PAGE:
L1 Model II

Let's talk about the L1® Portable Line Array Systems

Using proprietary Bose® technology, L1 systems combine  PA and monitors into a single, highly portable unit. The  loudspeaker can be positioned behind or to the side —and you hear what the audience hears.

Highly portable PA and monitor combined for solo performers, DJs and general-purpose use. Fixed vertical control with 180° horizontal coverage Reduced vulnerability to feedback.

Three systems to choose from (Compact, Model 1S, Model II)
Two passive bass module options (B1 or B2)
Consistent coverage and tonal balance, portability and easy setup.

I own 2 L1 compacts and am interested in using them in stereo.  I need to determine which mixer to secure.  I’ve considered both the Behringer xr12 and Bose T8S.  Could you share the strengths/weaknesses or both?  Or share a different recommendation.  The cost is a factor.  Thanks much.

Original Post

The XR12 is much cheaper.

Are you familiar with digital mixers?  There IS a learning curve involved and of course you would need a pad to run the XR12.

There is a rich choice of 6 channel mixers in the $250-$400 range that are mostly rather intuitive analogue versions that don't have to depend upon a reliable wifi connection to run.  I've seen friends of mine at gigs struggle to get the connection between their XR18 and their pad working. 

But I DO use a Touchmix 16 at most of my gigs.  The advantages with a digital mixer like that is built in effects and scene storage (I play with at least 3 different "bands"), it's easier to record gigs and it IS great to be able to walk around behind the line to mix monitors and then out front to mix the house sound with a pad.

I have a band with 3 guitars and three mikes.  I use one or two L1 compacts depending on the size of the gig.  I have a Behringer and it served us well for a long time but it takes a lot of practice to set it up with sound that comes across well to the audience.  Then when you go to set up in a different area, or even the same area if someone bumped or touched the controls, you start from scratch.  The T8s is a dream come true with the presets which get you so close to perfect sound, then you put that in memory for that channel and all I need to do is bump a couple of buttons and I am good to go.  I might tweak the gain or volume but that is about it and people find it hard to believe the sound is so good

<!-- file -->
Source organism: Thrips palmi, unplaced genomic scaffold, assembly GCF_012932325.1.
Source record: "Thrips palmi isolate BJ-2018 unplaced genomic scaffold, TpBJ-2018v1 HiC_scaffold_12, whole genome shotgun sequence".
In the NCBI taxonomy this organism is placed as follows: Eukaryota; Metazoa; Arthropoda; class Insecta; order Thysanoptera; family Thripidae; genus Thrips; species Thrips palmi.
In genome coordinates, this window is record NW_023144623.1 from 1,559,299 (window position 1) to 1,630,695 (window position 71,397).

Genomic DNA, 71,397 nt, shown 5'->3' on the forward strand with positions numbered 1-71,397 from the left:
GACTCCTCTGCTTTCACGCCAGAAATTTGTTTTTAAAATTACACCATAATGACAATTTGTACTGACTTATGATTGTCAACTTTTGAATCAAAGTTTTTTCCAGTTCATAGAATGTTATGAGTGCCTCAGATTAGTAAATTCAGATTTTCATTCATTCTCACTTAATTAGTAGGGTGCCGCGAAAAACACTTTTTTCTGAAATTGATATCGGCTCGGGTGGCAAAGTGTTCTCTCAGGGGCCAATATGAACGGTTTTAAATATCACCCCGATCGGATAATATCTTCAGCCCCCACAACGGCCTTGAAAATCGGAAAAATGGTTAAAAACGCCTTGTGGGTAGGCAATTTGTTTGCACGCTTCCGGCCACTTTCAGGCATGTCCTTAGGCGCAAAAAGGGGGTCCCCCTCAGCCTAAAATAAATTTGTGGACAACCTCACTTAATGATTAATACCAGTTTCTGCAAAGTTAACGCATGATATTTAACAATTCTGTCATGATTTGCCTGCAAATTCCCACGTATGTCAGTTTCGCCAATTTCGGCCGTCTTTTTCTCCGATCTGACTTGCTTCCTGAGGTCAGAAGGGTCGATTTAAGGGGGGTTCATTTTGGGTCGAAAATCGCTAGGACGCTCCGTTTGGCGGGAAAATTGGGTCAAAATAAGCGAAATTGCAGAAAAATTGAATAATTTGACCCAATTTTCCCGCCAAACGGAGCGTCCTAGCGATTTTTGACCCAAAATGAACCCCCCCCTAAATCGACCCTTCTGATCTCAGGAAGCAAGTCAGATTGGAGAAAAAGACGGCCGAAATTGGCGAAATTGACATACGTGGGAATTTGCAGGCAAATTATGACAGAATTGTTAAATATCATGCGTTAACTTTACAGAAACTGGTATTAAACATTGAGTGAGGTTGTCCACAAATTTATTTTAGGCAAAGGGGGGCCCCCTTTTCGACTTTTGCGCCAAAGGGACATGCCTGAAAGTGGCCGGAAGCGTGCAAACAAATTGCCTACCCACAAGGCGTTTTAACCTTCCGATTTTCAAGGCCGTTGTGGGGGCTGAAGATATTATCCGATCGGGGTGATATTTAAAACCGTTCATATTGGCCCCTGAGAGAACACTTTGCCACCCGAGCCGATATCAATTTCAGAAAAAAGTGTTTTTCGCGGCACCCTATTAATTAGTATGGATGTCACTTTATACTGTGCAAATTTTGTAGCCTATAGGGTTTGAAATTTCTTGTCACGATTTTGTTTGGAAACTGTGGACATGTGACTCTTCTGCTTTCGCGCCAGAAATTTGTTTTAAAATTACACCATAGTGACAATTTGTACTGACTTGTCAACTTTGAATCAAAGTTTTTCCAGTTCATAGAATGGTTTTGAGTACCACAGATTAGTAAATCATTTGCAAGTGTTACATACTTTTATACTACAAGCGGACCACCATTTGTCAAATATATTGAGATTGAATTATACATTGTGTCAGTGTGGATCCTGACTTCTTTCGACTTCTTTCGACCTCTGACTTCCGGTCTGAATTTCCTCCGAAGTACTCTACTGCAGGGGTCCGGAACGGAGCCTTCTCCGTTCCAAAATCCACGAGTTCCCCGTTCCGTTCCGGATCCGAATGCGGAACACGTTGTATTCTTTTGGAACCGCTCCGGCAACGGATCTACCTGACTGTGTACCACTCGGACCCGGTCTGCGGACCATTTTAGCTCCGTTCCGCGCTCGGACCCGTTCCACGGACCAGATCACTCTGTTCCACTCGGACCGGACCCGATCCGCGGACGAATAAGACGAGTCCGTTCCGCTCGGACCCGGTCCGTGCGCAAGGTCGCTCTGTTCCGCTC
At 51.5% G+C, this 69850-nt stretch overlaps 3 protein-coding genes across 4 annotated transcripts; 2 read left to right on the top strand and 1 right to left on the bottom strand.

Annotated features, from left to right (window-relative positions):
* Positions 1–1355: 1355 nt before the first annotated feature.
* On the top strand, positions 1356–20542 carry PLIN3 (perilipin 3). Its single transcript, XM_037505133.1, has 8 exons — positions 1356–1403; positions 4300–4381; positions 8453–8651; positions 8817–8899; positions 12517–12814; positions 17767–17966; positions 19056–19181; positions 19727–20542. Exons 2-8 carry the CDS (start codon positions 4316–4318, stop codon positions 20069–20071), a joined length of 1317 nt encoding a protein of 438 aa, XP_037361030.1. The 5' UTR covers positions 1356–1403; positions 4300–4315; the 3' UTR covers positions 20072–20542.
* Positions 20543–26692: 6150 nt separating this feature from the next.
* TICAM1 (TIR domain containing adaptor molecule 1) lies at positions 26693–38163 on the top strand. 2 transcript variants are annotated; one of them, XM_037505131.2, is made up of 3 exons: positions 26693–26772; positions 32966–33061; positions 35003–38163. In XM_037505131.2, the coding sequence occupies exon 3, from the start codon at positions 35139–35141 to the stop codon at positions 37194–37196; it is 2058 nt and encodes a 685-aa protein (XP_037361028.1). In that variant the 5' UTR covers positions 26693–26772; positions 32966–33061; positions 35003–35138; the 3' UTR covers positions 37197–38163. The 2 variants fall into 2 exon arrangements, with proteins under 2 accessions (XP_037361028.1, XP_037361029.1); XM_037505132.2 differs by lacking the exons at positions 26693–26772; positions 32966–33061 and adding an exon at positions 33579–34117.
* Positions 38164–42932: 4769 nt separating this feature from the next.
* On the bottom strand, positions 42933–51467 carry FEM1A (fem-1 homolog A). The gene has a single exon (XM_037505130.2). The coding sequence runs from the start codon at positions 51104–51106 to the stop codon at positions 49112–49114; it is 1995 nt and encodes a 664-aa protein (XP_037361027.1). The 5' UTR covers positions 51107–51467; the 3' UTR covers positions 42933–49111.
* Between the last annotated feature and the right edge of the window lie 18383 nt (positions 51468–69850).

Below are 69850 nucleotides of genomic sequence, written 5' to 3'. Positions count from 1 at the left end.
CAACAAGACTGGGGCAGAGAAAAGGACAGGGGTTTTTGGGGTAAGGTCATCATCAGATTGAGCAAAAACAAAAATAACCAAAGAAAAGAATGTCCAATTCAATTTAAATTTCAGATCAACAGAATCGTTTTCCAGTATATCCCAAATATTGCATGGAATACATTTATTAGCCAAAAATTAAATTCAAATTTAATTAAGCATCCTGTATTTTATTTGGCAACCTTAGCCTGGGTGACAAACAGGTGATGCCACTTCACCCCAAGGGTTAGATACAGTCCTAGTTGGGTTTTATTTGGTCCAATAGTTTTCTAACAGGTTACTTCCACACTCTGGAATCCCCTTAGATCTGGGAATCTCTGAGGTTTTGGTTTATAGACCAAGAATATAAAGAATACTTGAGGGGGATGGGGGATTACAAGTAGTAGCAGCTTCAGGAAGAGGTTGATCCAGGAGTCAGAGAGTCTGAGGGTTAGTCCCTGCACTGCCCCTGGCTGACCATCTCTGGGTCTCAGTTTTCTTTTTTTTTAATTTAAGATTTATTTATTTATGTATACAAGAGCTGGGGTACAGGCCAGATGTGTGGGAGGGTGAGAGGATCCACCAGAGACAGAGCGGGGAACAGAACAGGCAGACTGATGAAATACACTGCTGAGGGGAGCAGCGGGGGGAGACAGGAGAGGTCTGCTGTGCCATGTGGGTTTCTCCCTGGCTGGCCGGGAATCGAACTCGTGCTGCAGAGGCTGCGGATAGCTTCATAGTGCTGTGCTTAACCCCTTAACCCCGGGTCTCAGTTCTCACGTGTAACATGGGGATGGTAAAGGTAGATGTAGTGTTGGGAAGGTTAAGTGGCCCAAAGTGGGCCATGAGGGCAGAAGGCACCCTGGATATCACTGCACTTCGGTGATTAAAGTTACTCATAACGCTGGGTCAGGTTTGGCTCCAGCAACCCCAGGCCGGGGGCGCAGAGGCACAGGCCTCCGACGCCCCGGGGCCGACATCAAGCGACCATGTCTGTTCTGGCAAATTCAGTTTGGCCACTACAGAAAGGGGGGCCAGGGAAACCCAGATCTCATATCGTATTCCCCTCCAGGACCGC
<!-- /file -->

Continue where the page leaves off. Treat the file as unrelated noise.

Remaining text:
Depends on how much you might feel the need to adjust your mixer. If you do a lot of different setups where scenes are important, or you want to quickly dial in a mix setting for various setups, you're pretty much bought into a digital mixer. Within that, do you need wireless? Real knobs? iPad capability? Record capability (and standalone or PC/Mac required to record)? Lots of options out there, and honestly, most are cheaper than the Tonematch. 

If you normally play with the same band setup and need effects but not necessarily scenes/presets, no wireless needed and want real knobs and faders (and are on a budget), analog mixers are still very popular and appropriate. I've used both digital and analog mixers with my pair of L1 Compacts for different reasons.

  • Traveling Southern Gospel Vocal Group - normally we use a Presonus StudioLive and a QSC K-series rig (main PA and monitors), but they wanted to try my Bose L1's with an Allen and Heath Qu-PAC. That worked out real well as we could locate all the equipment on stage or in the performance area (corner with a piano), plug everything in without needing an audio snake and I could mix with an iPad out front (as the sound guy). If I wasn't available, they could put the iPad on a music stand and control all functions as needed.